- Christopher Tsai focuses heavily on multinationals with lots of exposure to Asian markets.
- Mr Tsai sees Asian markets as one of the most attractive long-term opportunities in 2014.
- China’s middle class is expected to grow from 525 million to about 3.3 billion by 2030.
- Portfolios with with exposure to that new purchasing power will outperform.
Christopher Tsai has the kind of romantic, multi-faceted biography that is the very stuff of a good profile.
His family's financial tradition goes back to World War II, when his grandmother was one of the first women to trade securities on the Shanghai stock exchange. His father is often cited as one of the main people responsible for building Fidelity to its current mighty stature.
Tsai didn't waste time getting into the family business. He began managing money for local businesses at 16 and, successful in those endeavors, started his own hedge fund at 22.
Though still youthful at 39, Tsai has already built up a reputation for his circumspect, long-term approach. He focuses heavily on multinationals with lots of exposure to Asian markets, which he sees as one of the most attractive long-term opportunities. We sat down with him to elaborate.
Kapitall: Your company's philosophy is one wherein you try to maintain your holdings as long as possible, if not indefinitely. How have you applied this in China?
CT: The trend we're monitoring closely is the growth of China's middle class. It's expected to grow from 1.3 billion to about 3.3 billion by 2030. We're trying to make a portfolio with exposure to all that new purchasing power.
K: Could you give an example?
CT: One of the companies we're doing that with is Jardine Matheson (JMHLY). They own Dairy Farms, which is a very popular chain of stores, and also the Mandarin Oriental, which was the first luxury hotel in Hong Kong. People, as they get more wealthy, want a higher quality of life. To most people, where that starts is by eating better, eating more protein and more meat, or traveling and having a nice place to stay.
Another might be Platform Specialty Products (PAH), which makes pesticides and coatings for manufactured products. It was founded in 1922, and we like companies with long operating histories. Specialty chemicals aren't that "sexy" an industry, but we see it as having exposure to the long-term trend of global warming, which we also follow very closely. Going forward, farmers are going to have to find new ways to preserve their yield-per-acre, and this is an uncompromising situation. People need to eat, and bugs tend to like the heat.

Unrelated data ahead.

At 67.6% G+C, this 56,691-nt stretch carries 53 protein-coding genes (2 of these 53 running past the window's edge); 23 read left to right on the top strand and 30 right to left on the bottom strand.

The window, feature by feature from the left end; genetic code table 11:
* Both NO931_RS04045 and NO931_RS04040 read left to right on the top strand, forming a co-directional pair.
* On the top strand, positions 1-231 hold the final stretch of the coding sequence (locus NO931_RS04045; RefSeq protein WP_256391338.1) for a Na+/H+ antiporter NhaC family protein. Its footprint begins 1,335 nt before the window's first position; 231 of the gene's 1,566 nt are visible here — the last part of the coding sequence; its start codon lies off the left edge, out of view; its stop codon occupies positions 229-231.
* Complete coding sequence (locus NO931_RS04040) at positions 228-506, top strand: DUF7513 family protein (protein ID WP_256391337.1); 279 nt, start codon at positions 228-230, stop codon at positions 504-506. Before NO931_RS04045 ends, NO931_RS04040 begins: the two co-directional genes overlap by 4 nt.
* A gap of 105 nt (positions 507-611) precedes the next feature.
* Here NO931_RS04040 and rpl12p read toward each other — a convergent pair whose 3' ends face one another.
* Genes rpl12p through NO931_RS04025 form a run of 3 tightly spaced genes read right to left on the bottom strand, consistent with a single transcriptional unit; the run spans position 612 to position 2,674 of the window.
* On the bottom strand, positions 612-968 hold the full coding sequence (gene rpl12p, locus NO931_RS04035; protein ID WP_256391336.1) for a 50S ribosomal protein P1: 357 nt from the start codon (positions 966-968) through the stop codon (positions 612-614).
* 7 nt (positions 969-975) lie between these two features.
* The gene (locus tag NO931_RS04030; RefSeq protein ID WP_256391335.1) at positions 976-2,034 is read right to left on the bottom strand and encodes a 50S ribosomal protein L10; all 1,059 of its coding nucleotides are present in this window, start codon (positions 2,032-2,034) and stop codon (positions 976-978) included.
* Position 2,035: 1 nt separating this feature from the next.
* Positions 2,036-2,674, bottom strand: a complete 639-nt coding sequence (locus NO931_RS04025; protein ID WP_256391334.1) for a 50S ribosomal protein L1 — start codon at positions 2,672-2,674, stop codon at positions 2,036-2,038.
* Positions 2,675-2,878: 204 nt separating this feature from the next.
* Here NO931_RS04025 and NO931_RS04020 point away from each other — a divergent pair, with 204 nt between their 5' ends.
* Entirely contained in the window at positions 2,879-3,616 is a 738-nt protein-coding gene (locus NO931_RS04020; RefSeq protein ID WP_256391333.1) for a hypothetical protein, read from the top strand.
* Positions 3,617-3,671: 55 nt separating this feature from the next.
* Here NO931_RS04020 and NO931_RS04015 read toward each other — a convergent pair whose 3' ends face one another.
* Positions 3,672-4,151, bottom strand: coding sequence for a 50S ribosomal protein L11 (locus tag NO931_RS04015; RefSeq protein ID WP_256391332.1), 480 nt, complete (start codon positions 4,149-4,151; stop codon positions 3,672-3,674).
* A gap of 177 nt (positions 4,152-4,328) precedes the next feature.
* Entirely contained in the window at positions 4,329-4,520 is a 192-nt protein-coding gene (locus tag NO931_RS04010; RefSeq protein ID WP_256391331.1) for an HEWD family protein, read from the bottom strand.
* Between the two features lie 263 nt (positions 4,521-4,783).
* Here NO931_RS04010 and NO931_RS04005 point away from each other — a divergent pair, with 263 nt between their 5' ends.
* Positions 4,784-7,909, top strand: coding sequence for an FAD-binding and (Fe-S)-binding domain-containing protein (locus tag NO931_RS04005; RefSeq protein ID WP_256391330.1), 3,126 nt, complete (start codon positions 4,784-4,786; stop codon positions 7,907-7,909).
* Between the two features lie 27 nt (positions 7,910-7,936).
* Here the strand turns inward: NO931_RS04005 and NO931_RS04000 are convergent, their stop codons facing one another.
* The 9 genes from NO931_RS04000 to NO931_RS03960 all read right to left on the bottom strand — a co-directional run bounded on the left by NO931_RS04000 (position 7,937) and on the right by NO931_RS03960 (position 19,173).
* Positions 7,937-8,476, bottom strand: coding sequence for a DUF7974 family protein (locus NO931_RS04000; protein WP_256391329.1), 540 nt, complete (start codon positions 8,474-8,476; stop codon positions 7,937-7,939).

K: Certain practices in China have been in the news lately that could pose risks to these investments, like the shadow banking sector. Are you worried about these?
CT: We are concerned about the large shadow banking system in China right now, where you're starting to get companies that are lending to each other. Interest rates on high-yield bonds have soared, and that the spread between those and benchmark bonds keeps widening suggests some distress among Chinese lenders and Chinese borrowers. And we hedge against that by taking some short positions in ETFs.
K: Speaking of short positions, your company has taken rather few for a long/short fund. What is your thinking behind this?
CT: There's this thinking that if you're a long/short fund you should always have a relatively consistent mix of short and long positions. I don't think that's true if the Fed is buying assets ... A rising tide lifts all boats. … If you're fortunate, you come across a name which you want, but which also has some long-term potential. The longer you stay with it, the longer it compounds. … There have been a couple times when we bought an investment, sold it, and then bought it back again at a higher price. That taught me that usually, when you buy something and you bought it for the right reasons, it doesn't make sense to sell it.
K: Could you give an example of a time you bought a company back after selling?
CT: One such stock is Colgate Palmolive (CL). It's a large company with distribution and the business savvy, but it also has leverage in Asia. We sold it for a nice profit, but ended up buying the shares back. That's really what we prefer to do is find multinationals with large exposure to Asia and other emerging markets. Those companies are easier to learn about. Their accounting is more robust and transparent. The management is well-defined. So in that case, our fund is global from multiple standpoints. We hold several American companies, but about two-thirds of our revenues come from overseas.
K: Do you think the economy is in a good place for finding these companies?
CT: The recovery is slow, but it definitely has legs, and we think the Fed has done a remarkable job of balancing a lot of needs. … We actually think the market is fairly valued. Right now, it trades about at 16 times forward earnings, which is about in line with the historical average. So from that standpoint, equities look quite reasonable. It's just a little harder to find great opportunities than it was a couple years ago.
K: Thank you for your time, Mr. Tsai.
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